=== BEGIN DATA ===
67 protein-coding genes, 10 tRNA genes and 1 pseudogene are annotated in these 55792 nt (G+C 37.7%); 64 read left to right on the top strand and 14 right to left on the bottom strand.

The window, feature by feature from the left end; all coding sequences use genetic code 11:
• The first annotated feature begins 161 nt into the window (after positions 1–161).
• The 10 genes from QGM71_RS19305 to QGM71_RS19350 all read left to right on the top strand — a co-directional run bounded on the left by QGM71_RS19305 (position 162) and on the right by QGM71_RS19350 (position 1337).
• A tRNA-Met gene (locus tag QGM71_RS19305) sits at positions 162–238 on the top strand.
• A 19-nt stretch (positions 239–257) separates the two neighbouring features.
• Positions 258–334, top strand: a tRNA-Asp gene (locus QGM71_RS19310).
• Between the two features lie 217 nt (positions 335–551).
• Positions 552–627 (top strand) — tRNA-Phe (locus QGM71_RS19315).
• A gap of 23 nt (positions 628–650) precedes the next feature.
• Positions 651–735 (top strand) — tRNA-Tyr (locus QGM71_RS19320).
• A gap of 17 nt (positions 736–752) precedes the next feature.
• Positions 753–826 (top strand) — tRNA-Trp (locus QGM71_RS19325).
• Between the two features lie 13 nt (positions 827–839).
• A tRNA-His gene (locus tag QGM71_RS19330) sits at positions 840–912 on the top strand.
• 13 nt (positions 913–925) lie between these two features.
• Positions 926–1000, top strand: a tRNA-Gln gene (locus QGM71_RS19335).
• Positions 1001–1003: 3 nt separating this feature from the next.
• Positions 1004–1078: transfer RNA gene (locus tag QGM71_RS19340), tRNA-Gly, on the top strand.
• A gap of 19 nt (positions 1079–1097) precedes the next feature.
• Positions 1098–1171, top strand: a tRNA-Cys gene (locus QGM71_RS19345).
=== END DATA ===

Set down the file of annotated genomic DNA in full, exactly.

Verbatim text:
67 protein-coding genes, 10 tRNA genes and 1 pseudogene are annotated in these 55792 nt (G+C 37.7%); 64 read left to right on the top strand and 14 right to left on the bottom strand.

The window, feature by feature from the left end; all coding sequences use genetic code 11:
• The first annotated feature begins 161 nt into the window (after positions 1–161).
• The 10 genes from QGM71_RS19305 to QGM71_RS19350 all read left to right on the top strand — a co-directional run bounded on the left by QGM71_RS19305 (position 162) and on the right by QGM71_RS19350 (position 1337).
• A tRNA-Met gene (locus tag QGM71_RS19305) sits at positions 162–238 on the top strand.
• A 19-nt stretch (positions 239–257) separates the two neighbouring features.
• Positions 258–334, top strand: a tRNA-Asp gene (locus QGM71_RS19310).
• Between the two features lie 217 nt (positions 335–551).
• Positions 552–627 (top strand) — tRNA-Phe (locus QGM71_RS19315).
• A gap of 23 nt (positions 628–650) precedes the next feature.
• Positions 651–735 (top strand) — tRNA-Tyr (locus QGM71_RS19320).
• A gap of 17 nt (positions 736–752) precedes the next feature.
• Positions 753–826 (top strand) — tRNA-Trp (locus QGM71_RS19325).
• Between the two features lie 13 nt (positions 827–839).
• A tRNA-His gene (locus tag QGM71_RS19330) sits at positions 840–912 on the top strand.
• 13 nt (positions 913–925) lie between these two features.
• Positions 926–1000, top strand: a tRNA-Gln gene (locus QGM71_RS19335).
• Positions 1001–1003: 3 nt separating this feature from the next.
• Positions 1004–1078: transfer RNA gene (locus tag QGM71_RS19340), tRNA-Gly, on the top strand.
• A gap of 19 nt (positions 1079–1097) precedes the next feature.
• Positions 1098–1171, top strand: a tRNA-Cys gene (locus QGM71_RS19345).